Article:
the wider public to which the articles now appeal will

be as sympathetic as the original audiences.

South Plack Institutk,

FiNsiJUKv, London, K.C.

WM. SHEOWRING,

Hon. Sec. Institute Committee.

CONTENTS

Introduction

By Sir Raymond West, LL.D., K.C.F.E.

PAGE

ix

Our Great Dependency : A General View of India

AND its People

i

By J. A. Baines, C.S.I. {late Census Commissioner).

Madras

28

By the Right Hon. Lohd Wenlock, G.C.S.I., G.C.I, ii.

(late Governor of Madras).

Bombay

47

By Lord Harris, G.C.S.I., G.C.I.E. (late Governor c/

SiND

Bovibay).

74

By Alexander F. Baillie, F.R.G.S. (Author of "Kurra-

chec, Past, Present, and Future''^).

Bengal

94

 

By ROMESH DUTT, CLE. [Lecturer in Indian History

at University College, London ; late of thcBcnyal Civil

Service),

 

Assam

.

.

.

.

.

.

.

.134

By H. LuTTMAN-JoHNSON, B.A. (late Judge and Commis-

sioner, Assam).

 

The North-West Provinces of India

 

.

.

-173

By James Kennedy (late Bengal Civil Service, N.-W.

Provinces and Oudh).

The Punjab

202

By Sir James Broadwood Lyall, K.C.S.L, G.C.I.E.

(late Lieutenant-Governor of Punjab).

Central Provinces of India

.

.

.

.

.228

By Sir Charles Grant, K.C.S.L (late Actimj-Commis-

sioner, Central Provinces, 1879).

Burjia Past and Present .

.

.

.

.

.250

By Mrs. Ernest Hart (Author of "Diet in Sickness and

Health,'' "Picturesque Burma'').

vlii

CONTENTS

The Native States of India

.

.

PAGE

.270

By "William Lek-Warnkr, C.S.I, (late Resident, Mysore).

Ancient India

295

By Trimbakrai .Tadavrai DesaI (of Limbdi State, Kathi-

xcar).

Administration of Justice in India

306

By RoMESH DUTT, CLE. (Lecturer in Indian History at

University College, London ; late of the Bengal Civil Service).

Industries in India

319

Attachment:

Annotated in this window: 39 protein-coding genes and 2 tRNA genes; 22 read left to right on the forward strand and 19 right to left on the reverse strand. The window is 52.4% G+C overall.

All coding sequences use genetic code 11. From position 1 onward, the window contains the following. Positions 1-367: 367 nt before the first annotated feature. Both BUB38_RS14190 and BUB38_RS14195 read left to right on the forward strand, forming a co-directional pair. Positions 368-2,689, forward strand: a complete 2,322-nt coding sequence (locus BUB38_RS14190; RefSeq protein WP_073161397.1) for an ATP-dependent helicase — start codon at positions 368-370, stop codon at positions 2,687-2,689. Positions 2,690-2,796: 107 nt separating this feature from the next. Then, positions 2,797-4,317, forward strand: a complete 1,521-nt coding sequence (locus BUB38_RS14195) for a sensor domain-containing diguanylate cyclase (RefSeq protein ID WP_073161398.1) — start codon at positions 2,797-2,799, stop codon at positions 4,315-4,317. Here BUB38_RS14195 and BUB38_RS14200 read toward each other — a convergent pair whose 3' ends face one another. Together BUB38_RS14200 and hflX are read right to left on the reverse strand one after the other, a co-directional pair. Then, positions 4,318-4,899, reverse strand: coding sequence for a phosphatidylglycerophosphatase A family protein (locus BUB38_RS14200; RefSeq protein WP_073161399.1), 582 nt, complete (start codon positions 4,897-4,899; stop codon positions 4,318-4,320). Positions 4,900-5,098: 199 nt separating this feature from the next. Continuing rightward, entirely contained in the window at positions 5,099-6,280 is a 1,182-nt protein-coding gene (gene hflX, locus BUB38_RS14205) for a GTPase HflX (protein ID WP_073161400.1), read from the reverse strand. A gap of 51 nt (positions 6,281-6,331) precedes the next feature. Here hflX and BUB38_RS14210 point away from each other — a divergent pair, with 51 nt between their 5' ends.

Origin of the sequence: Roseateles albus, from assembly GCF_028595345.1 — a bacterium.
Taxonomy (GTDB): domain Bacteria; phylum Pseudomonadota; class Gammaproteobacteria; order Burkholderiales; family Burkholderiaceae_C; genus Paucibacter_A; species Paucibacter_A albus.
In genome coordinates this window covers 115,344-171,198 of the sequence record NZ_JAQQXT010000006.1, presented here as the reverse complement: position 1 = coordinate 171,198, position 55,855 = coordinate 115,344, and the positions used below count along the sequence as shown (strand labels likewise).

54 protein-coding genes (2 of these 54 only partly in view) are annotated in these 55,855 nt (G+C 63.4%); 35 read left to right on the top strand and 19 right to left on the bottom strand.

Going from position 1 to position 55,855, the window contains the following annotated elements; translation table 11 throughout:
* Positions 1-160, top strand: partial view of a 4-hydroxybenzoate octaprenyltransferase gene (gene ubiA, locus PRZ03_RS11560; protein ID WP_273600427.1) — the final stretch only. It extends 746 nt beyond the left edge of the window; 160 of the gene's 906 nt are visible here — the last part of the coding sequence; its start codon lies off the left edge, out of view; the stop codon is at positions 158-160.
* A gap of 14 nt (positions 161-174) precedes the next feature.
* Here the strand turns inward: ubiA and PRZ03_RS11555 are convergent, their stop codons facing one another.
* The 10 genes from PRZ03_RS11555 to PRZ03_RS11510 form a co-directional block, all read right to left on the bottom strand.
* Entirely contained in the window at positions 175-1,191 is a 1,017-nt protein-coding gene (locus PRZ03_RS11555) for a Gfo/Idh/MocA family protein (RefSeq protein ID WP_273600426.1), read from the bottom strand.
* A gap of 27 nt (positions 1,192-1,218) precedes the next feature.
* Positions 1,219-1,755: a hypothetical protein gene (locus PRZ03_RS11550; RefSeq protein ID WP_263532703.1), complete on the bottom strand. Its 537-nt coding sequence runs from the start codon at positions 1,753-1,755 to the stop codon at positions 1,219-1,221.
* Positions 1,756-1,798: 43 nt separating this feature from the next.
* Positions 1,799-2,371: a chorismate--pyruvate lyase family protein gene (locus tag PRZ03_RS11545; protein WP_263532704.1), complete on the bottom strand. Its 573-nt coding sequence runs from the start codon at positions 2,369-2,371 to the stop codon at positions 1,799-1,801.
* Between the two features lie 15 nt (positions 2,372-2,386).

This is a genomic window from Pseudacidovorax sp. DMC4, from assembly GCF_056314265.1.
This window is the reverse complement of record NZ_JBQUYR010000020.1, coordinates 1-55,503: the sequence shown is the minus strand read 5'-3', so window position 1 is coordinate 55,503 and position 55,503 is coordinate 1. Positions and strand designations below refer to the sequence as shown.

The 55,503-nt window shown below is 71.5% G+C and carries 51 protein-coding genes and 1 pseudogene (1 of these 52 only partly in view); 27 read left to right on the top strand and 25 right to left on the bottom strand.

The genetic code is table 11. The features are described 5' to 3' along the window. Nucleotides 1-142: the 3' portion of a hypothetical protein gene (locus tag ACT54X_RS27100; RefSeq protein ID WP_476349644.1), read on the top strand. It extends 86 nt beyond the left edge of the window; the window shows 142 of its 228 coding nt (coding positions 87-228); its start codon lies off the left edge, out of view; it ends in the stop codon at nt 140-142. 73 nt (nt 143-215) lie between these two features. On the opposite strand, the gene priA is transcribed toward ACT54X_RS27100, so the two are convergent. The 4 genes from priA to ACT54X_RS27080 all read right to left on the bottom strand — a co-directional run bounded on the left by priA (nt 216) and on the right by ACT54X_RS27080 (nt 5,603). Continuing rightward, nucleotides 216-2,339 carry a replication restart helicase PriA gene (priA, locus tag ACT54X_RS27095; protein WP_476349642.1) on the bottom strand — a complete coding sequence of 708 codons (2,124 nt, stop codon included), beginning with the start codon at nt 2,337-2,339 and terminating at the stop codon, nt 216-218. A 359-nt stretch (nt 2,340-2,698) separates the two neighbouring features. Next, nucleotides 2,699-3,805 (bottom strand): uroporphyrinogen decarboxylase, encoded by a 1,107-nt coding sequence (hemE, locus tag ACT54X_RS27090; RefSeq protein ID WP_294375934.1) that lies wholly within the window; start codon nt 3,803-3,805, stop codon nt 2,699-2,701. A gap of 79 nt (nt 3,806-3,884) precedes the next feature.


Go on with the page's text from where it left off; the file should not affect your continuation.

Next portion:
By Sir M. M. Biiownaggree, K.C.I.E., M.P.

Famines in India

344

By J. A. Baines, C.S.l. (late Census Commissioner for

India).

Hindu Women

364

By Krishnarao Bholanath Divatia (of Ahmedabad).

MoHAMEDAN WoMEN .

 

.

.

.

.

.

-375

By Mohammad Bakakatullah.

 

Parses Women

 

385

By ZuLiKKA Soralji Cavalier.

 

Indian Literature

.

.

.

.

.

-391

By Miss C. S. Hughes.

 

Ceylon

.

.

.

.

.

.

.

42

By L. B. Clarence (laic Judge of the Ceylon Supreme

 

Court).

Straits Settlements

 

449

By Lieutenant-General Sir Andrew Clarke, G.C.M.G.,

C.B., CLE. (late Qervernor, Straits Settlements).

British North Borneo

.

.

.

.

.

.462

By Sir Hugh Low, G.C.M.G. (late British Resident at

Perak).

Hong-Kong

498

By Dr. James Cantlie (late of Hong-Kong).

Appendix

533

INTRODUCTION

By sir RAYMOND WEST, LL.D., K.C.I.E.

(Lecturer on Indian Law, Cambridge Universitu ; Author of " The Bumbay

Cod^,'" " Hindu Law,^^ cCr.

It is chiefly as mistress of India that the greatness

of England is measured by foreign nations. For our- selves, familiarity has dulled the wonder with which

we should else regard the picture of our growth in empire and in imperial capacity. It has lessened the

awe with which we face our task of government, if it has not impaired our sense of responsibility. It has

given a faith strong, though unostentatious, in our

national destiny, a reliance on what we deem fauness and sound principles, a disregard, if not disdain, for pro-